A new genetic study looking at smoking and drinking has confirmed much of what we already know about their impact on your health, but the study also found genetic associations that offer new insights into alcohol and tobacco use, as well as addiction.
Published this week in the journal Nature Genetics, the study is one of the largest genome-wide association studies to date, using data from more than 1.2 million people. Researchers working on this study found more than 500 genetic variants associated with smoking and alcohol use, including newly identified genetic associations that link alcohol and tobacco use with the release of dopamine in the brain. Dopamine plays an essential role in reward-based behavior, and the finding may help researchers better understand why quitting smoking or problem drinking is more difficult for some than it is for others.
Smoking, Drinking and Disease
The study also showed that tobacco use was closely associated with a range of diseases — not just lung cancer. While that was not unexpected, the researchers were surprised that social drinkers — those who drank a moderate amount of alcohol each week — had fewer illnesses. This adds more fodder to the debate around whether moderate drinking may be beneficial to one’s health. Of course, there may be other explanations for this; for example, individuals who are more open and extraverted may be more likely to be social drinkers, and individuals with outgoing personalities may have better outcomes than those who are more anxious and less social, who in turn may be less likely to drink.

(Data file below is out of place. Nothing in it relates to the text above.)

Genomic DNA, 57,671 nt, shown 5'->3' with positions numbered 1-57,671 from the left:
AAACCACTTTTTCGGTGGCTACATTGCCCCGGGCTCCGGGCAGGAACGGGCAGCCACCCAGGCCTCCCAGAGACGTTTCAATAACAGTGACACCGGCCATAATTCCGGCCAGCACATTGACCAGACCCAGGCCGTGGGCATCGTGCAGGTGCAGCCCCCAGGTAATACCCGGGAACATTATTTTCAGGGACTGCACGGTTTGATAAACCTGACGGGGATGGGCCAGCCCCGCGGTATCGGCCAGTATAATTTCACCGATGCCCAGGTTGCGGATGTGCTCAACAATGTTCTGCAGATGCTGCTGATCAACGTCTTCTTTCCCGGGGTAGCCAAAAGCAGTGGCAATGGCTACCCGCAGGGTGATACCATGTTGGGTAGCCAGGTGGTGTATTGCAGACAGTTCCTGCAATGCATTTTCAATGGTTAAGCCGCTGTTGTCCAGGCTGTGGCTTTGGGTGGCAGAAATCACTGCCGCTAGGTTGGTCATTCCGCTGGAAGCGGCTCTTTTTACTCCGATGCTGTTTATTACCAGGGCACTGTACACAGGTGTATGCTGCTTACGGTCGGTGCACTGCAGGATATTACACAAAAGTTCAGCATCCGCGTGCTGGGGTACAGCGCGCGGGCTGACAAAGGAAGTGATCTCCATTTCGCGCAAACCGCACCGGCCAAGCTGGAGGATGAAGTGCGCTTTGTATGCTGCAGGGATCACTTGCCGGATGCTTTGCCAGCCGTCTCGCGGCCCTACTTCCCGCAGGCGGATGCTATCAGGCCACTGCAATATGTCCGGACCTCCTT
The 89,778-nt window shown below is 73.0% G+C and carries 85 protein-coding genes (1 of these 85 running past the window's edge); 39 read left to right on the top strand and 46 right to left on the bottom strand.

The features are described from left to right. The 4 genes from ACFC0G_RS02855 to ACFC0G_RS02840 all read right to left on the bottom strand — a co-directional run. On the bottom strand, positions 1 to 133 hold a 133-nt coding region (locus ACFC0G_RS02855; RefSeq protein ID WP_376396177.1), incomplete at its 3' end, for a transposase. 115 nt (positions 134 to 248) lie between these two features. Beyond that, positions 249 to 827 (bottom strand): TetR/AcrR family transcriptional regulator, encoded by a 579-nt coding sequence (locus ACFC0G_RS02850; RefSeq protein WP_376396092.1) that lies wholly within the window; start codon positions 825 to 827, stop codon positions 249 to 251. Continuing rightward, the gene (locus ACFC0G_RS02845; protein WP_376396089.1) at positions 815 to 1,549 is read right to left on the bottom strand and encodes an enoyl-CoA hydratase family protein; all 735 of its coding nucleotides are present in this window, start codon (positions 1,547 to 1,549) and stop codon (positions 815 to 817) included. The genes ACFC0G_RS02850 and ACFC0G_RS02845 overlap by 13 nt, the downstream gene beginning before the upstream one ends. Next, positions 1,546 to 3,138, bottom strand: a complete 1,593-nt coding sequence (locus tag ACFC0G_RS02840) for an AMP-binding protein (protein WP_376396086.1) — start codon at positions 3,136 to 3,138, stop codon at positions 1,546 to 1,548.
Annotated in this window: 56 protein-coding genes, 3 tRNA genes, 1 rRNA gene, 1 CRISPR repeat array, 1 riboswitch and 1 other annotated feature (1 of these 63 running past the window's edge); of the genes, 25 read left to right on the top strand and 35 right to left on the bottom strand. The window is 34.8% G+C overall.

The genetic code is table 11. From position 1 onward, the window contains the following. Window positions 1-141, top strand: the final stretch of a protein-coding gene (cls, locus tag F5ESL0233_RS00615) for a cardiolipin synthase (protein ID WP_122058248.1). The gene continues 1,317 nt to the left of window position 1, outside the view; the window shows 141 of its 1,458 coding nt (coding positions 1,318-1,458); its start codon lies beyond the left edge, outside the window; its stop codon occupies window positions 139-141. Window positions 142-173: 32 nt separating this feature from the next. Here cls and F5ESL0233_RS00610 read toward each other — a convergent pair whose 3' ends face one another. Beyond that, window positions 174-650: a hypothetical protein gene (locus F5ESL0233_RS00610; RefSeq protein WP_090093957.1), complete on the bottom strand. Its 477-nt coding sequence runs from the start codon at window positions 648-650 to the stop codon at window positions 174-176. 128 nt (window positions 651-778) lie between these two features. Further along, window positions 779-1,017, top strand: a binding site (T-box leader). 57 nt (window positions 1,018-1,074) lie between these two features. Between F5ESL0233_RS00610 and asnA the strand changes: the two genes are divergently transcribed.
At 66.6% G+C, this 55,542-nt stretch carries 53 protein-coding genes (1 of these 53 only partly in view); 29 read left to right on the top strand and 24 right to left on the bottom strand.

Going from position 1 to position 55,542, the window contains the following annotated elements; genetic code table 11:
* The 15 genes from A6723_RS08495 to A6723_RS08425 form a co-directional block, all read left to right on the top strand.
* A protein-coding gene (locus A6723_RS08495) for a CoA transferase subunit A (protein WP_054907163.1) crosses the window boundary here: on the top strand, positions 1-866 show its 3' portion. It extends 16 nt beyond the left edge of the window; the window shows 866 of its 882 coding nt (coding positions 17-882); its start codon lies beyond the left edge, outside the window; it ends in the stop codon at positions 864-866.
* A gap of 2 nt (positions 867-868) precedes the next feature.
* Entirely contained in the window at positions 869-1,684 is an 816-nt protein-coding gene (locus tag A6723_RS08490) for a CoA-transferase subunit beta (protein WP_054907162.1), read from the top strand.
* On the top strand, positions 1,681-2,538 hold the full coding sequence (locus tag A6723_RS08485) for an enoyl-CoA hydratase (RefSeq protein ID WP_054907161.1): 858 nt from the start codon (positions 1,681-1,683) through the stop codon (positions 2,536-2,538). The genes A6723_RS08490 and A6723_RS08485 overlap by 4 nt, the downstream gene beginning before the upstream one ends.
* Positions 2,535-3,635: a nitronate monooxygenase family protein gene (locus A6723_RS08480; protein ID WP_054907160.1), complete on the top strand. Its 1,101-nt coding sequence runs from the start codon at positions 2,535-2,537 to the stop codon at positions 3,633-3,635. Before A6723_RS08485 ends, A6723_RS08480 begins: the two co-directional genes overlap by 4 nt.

Much of the data for this study came from 23andMe customers who consented to participate in research and answered survey questions about smoking and drinking. The remaining data came from more than two-dozen other study cohorts. Led by researchers at the University of Minnesota, the work on this study also involved contributions from dozens of other scientists from institutions that are part of GWAS & Sequencing Consortium of Alcohol and Nicotine Us (GSCAN).
This is one of several genetic studies published in the last few months to look at addictive behavior, including alcohol and nicotine use. In November, a team of researchers found shared genetic influences between alcohol dependence and depression, ADHD, and schizophrenia. They also looked at genetic correlations between alcohol dependence and individual traits, like nicotine addiction, depression, and BMI. That study also found a distinct difference between casual alcohol consumption and heavier alcohol use, suggesting that social drinking is not associated with depression, but problem drinking and alcoholism are.
Another study on alcohol dependence published last fall also found genetic associations that overlapped with increased genetic risk for major depression, schizophrenia, and attention-deficit/hyperactivity disorder.
The GSCAN study published this week adds to these previous findings, offering more information to better understand the genetics of substance use and addiction.
You can find the paper in Nature Genetics.